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The Snow Goose (1941)

by Paul Gallico

Other authors: See the other authors section.

MembersReviewsPopularityAverage ratingMentions
1,1732613,080 (4.2)86
Against the backdrop of World War II, friendship develops between a lonely crippled painter and a village girl, when together they minister to an injured snow goose.

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» See also 86 mentions

Showing 1-5 of 25 (next | show all)
I was startled to find this volume on a bookshelf in my mother's apartment. It had been given to her mother 70 years ago by a friend who wrote on the last page "An interesting but pathetic story."

Just a few months earlier, I had tracked down a rough online copy of the British movie made from this story that, when it aired as a Hallmark television special in 1971, deeply affected my preteen self. Lately, I had become obsessed with seeing it again, but discovered the award-winning film with Jenny Agutter and Richard Harris was never (and apparently never will be) sanctioned for reproduction. Though I do not normally condone unauthorized copying, I was grateful to have the chance to spend an hour reacquainting myself with that influential picture.

Last week, book unexpectedly in hand, I gulped down the story in a matter of minutes, tracking the video version across the pages and finding only occasional alterations.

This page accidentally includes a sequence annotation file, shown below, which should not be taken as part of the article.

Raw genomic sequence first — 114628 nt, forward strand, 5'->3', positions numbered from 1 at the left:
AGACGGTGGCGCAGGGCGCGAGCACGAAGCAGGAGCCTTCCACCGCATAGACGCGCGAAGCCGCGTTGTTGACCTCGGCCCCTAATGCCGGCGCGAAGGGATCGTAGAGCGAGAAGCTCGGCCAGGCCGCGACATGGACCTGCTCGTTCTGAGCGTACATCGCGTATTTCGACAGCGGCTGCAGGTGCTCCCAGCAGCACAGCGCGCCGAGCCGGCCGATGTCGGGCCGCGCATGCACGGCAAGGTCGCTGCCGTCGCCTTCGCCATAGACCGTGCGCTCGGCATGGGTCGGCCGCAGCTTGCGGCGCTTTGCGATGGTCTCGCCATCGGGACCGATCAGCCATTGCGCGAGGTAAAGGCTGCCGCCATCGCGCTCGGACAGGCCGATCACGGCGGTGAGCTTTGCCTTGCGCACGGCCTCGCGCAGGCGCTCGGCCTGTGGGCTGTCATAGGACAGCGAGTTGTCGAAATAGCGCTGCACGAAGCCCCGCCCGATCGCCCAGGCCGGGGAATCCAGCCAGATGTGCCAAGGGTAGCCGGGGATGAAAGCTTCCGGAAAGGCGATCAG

That is all to say any rating or review I impart on this book is inextricably tied to my first and second exposures to the story. I am happy now to know the picturesque and compassionate source of the heartrending film, and appreciate Gallico's genuine accounting in the original. Next times through I'll pace myself, allowing the words to repaint my mind's eye, so I can enjoy two visions of one moving tale. ( )
  scott.r | Nov 29, 2021 |
Another perspective on how war affects those left behind, WWII Essex coast version. Mostly about two lonely people, a little about Dunkirk. ( )
  fred_mouse | Oct 11, 2017 |
A sad story. ( )
  GeneHunter | Mar 13, 2016 |
Beautiful and heart-wrenching, but full of the reality of life and war. I try to read this every year around Christmas. I'm not sure why I associate it with the holiday. I have a vague recollection of my parents introducing it to me then. Beth Peck's lovely oil paintings add poignancy to the already poignant story. Oils are not usually my preferred medium, but they do the story justice with their texture and light. I always wonder what Frith does with her life after Philip and the snow goose are gone. My hope is that she honors their bravery and loyalty by living a good and honest life. ( )
  bookwren | Dec 20, 2015 |
Synopsis: They tell the story of the Snow Goose today in London, in Dover, in the Channel ports - wherever there are men gathered who say the mighty bird soar calm and unafraid through the leaden death and blanketing smoke of Dunkirk, and who owe their safety to the dark twisted man and the small boat that those great black-tipped wings convoyed. They tell of the Snow Goose, all they know of her; but what they tell is only a little of the story. The truth lies far from blazing Dunkirk, the terrible Stukas, the offshore transports, and the huddled men on the beaches. The truth lies in the distance Channel marsh , up a winding estuary away from the sea; and it involved not alone the Canada-bred wanderer of the airways, but Philip Rhaydar and the blonde Frith as well. Theirs is a curious story, wild and simple and strangely moving in its simplicity; and Paul Gallico tells it with his superb narrative skill and with a remarkable tenderness of vision. (from the inside of the book)